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Home* News and Stories → More crevasses on Spitsbergen’s glaciers

More crevasses on Spitsbergen’s glaciers

First of all: happy new year!

Many of Spitsbergen’s glaciers have “always” had a lot of crevases, while others are considered good traffic ways for those moving around in the arctic wilderness. This is – was? – the case especially for many of Spitsbergen’s smaller glaciers that terminate with a gentle slope on land, rather than with a calving front at sea level. The smaller ones, ending on land, usually move more slowly, which creates less stress in the ice and hence fewer crevasses.

More crevasses on classical “touring glaciers”

This has appearently changed for at least a number of glaciers, as the Sysselmannen established during a helicopter inspection of frequently travelled glaciers in Nordenskiöld Land in October 2020. It turned out that some of these glaciers had significantly more crevasses than they used to have in the past.

Glacier tour

Many of Spitsbergen’s glacier have been thought to have few crevasses only, which made them comparatively easy touring terrain …

Another factor relevant for safety on glaciers is snow, which can build up snow bridges over crevasses. Such bridges are fine when they are strong and safe, but they can be very dangerous traps if they are too thin to be strong enough, but thick enough to hide the crevasse. The summer of 2020 was at times extremely warm and has melted a lot of snow also on the higher parts of the glaciers. Snow bridges have build up again from zero.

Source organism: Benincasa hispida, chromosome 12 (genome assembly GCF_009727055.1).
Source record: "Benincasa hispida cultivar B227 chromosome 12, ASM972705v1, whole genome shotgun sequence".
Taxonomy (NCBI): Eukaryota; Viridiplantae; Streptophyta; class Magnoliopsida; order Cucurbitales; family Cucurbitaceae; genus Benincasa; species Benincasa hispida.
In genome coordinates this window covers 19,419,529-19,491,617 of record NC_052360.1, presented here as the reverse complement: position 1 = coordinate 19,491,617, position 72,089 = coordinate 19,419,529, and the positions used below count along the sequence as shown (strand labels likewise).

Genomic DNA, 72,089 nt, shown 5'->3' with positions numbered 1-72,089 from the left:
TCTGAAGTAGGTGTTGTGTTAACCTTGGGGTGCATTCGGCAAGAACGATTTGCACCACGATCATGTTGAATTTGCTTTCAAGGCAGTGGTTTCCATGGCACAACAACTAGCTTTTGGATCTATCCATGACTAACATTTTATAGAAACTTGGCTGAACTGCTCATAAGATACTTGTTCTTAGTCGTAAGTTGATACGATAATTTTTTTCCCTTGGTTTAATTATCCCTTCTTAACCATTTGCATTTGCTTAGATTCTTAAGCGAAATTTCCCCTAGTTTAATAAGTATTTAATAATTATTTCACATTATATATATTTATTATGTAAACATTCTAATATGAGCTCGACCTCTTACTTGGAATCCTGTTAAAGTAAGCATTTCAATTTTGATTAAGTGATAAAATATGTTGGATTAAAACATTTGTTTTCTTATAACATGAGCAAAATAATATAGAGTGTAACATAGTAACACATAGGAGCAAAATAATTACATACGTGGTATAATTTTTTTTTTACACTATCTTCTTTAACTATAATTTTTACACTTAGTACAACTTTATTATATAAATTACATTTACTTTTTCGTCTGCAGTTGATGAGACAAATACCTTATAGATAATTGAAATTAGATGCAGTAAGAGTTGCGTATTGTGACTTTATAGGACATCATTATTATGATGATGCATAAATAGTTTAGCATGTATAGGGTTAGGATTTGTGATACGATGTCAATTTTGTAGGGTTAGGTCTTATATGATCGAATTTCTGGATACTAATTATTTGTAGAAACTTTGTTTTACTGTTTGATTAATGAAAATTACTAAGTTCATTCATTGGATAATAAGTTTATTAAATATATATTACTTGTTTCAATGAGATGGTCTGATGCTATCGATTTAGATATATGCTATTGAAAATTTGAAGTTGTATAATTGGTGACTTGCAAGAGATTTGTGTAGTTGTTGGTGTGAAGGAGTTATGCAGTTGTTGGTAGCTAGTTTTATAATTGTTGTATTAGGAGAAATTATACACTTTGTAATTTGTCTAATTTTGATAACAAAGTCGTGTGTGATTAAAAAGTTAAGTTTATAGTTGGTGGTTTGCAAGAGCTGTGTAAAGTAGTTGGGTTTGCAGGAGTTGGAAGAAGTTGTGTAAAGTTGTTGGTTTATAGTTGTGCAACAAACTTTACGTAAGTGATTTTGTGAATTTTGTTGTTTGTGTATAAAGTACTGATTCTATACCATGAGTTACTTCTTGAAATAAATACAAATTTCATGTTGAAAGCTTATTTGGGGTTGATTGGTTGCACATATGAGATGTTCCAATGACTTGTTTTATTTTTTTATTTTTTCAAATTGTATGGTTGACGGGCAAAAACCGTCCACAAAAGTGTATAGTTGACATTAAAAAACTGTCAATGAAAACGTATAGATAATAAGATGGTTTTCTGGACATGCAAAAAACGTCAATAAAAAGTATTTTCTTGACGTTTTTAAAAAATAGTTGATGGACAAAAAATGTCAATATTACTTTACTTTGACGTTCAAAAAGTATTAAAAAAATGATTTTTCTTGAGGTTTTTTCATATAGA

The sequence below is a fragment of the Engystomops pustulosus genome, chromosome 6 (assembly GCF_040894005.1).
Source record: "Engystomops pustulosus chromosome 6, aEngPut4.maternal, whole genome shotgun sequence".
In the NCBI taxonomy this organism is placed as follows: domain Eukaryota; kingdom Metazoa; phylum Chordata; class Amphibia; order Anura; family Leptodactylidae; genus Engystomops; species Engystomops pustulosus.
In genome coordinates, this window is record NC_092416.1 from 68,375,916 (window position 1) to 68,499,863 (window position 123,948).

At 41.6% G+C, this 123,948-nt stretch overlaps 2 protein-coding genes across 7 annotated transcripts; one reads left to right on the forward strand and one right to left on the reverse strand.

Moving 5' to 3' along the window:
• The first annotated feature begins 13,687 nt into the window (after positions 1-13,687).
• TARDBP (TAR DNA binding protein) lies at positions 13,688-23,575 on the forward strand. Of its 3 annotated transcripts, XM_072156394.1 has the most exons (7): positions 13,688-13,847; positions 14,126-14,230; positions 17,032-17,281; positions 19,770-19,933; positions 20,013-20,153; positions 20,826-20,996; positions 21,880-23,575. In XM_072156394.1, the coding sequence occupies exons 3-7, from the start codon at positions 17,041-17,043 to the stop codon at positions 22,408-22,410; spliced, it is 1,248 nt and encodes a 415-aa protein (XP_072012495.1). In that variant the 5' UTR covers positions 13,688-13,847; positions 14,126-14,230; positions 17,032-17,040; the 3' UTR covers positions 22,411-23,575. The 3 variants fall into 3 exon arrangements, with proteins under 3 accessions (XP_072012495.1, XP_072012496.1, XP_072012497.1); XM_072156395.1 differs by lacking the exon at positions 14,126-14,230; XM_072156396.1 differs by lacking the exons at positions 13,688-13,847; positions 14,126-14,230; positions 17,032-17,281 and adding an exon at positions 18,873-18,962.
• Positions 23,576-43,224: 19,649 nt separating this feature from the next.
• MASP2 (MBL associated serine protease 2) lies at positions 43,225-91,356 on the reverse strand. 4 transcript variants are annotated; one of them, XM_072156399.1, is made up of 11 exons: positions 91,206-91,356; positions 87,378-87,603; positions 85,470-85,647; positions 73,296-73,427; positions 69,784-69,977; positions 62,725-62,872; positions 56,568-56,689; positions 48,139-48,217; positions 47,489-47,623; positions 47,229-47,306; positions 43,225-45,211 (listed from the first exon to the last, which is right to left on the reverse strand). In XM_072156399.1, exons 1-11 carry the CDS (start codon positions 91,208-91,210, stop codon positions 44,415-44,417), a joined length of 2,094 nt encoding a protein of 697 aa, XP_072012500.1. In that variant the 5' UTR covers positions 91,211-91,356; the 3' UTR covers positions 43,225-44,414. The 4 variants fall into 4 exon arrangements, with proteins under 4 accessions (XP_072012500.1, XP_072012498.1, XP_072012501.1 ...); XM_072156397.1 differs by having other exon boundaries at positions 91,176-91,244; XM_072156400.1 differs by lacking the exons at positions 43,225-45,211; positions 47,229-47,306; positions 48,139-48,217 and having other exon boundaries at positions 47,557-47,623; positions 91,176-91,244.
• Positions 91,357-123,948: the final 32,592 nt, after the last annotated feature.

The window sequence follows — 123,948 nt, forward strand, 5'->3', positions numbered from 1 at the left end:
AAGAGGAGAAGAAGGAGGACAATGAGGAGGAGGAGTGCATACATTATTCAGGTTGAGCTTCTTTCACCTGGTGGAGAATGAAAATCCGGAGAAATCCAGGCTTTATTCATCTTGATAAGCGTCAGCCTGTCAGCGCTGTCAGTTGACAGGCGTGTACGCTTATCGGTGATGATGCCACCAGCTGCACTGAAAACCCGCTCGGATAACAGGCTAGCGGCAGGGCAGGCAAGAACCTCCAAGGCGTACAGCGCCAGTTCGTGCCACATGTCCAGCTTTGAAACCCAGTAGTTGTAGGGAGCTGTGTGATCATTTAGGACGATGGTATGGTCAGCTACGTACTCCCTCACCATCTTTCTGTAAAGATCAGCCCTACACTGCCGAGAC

Safety and responsibility

Everybody who is out in the field in arctic terrain, be it with snow mobile, hiking, skiing, dog sledge, … should be careful and take adequate safety measures, especially in glaciated terrain. That has always been true and now this seems to be more relevant than before at least on some of Spitsbergen’s frequently travelled glaciers, and most likely also on other ones. In the press release, the Sysselmannen made it very clear that anyone who is on tour is him-/herself responsible for his/her own safety. Just in case anyone needed a reminder.

Crevasses

… but this has changed for at least some of them. Crevasses like the ones seen here are life dangerous, especially when they are hidden under snow.

The Sysselmannen has published a pdf with photos and maps that show some of the glaciers and crevasse fields in question.

The reasons are not yet scientifically established. It would be natural to assume that the velocity of shrinking glaciers is decreasing rather than the opposite. For a bit of speculation, it may appear reasonable to think that the extra meltwater supply during the warm summer of 2020 has decreased the internal friction of the glaciers, which may lead to greater speed and thus greater mechanical stress, hence more crevasses.

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last modification: 2021-01-04 · copyright: Rolf Stange
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